You’ve grown such a large following on Instagram in such a short period of time! What would be your number 1 tip for fellow food bloggers to succeeding on Instagram?
I think there are many factors that contribute to someone’s success on Instagram. It would be hard to pick just one! Consistency is key. I see many people who have great potential but just don’t post regularly, so they lose momentum and interest. By constantly posting – ideally every day, or at least every 2-3 days – people get to know you and start to expect and anticipate your posts. Developing your own photographic style and trying not to do what everyone else is doing is also very important. There are many people out there doing very similar things. If you want to stand out from the crowd, you have to constantly push yourself to offer something different. Being authentic and genuine is also crucial. Interacting with your followers, replying to their comments and showing interest is also very important. I still try to reply to most of the comments I get on my Instagram posts. It shows people that you care, but also that there’s a real human being behind the brand.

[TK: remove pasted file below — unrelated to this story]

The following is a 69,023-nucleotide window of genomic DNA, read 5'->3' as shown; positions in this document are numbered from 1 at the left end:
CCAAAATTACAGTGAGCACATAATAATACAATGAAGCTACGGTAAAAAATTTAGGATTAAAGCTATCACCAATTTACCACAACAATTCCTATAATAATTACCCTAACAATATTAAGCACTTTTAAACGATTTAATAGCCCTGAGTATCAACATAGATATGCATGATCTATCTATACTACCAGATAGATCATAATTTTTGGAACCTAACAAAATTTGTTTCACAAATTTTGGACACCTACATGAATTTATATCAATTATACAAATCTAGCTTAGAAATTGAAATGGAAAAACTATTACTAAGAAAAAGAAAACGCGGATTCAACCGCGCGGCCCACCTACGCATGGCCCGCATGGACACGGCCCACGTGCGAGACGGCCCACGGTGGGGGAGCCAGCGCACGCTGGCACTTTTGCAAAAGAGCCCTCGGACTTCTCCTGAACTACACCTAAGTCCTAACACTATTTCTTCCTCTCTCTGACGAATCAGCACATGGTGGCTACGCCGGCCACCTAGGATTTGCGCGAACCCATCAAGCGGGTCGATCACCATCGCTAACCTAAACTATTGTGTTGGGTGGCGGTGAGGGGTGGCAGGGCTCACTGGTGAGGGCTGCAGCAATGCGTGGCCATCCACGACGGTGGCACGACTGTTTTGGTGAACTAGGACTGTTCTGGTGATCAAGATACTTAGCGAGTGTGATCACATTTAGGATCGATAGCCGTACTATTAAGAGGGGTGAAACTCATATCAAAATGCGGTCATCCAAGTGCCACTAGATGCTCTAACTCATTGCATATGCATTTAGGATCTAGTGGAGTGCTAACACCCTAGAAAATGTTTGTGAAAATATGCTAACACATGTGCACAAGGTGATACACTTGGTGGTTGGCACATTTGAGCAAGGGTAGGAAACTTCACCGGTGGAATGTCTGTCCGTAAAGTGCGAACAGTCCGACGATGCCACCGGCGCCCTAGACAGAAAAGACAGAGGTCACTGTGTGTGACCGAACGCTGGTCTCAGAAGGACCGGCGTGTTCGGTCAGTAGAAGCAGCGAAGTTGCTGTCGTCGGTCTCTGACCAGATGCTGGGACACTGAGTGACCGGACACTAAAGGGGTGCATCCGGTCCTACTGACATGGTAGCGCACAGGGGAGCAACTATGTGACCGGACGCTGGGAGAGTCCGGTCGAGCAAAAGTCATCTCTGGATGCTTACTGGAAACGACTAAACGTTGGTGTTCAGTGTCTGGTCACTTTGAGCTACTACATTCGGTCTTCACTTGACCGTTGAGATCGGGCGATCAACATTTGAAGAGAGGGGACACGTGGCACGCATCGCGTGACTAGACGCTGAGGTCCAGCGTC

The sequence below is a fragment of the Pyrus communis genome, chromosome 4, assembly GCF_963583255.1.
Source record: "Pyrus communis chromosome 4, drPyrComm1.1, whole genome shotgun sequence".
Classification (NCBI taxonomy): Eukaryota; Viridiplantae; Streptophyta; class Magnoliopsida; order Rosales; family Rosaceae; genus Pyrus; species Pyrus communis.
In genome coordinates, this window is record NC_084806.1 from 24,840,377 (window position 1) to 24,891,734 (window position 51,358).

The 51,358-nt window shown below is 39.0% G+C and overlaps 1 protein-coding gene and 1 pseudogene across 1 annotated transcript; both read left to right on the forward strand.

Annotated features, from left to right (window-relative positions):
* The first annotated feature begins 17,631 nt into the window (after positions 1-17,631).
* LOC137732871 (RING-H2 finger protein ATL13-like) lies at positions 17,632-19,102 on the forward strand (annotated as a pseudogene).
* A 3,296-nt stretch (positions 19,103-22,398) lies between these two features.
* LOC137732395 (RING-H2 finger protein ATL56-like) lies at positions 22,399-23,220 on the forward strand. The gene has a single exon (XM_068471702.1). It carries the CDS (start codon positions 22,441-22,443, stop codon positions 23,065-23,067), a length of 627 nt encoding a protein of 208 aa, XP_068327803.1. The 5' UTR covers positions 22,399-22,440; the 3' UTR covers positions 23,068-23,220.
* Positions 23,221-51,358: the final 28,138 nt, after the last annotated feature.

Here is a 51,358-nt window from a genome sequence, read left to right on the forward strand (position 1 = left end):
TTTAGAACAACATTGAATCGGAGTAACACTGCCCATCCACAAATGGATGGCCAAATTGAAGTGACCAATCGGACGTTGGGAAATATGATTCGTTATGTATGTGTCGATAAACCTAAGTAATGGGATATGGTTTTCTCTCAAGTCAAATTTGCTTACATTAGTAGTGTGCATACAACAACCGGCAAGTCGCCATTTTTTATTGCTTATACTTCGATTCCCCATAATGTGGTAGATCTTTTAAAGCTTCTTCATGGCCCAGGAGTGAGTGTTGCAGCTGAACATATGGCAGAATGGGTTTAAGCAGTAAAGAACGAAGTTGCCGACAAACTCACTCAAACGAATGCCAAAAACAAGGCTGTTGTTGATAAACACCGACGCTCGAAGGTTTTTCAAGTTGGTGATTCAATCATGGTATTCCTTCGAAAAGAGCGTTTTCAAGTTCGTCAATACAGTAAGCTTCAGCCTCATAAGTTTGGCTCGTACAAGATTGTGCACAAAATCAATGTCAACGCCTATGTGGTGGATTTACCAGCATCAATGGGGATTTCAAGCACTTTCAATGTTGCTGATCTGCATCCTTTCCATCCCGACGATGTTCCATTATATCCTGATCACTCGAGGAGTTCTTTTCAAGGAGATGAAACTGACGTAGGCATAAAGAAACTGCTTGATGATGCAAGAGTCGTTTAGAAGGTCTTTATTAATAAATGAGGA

And what does 2017 look like for you and The Green Life?
I’m super excited about 2017! For the past year and half, I’ve been focusing almost exclusively on creating content for the blog, building my brand and growing my audience. So this year I’m excited to work on more projects and bring The Green Life even further. I’d love to launch my first online course. I’ve also had this idea for a while of partnering with local makers and artisans to start selling products I love in an online store. And of course, I’d love to do more collaborations and in-person workshops. The online world is fabulous, but there’s nothing like meeting with like-minded people in real life!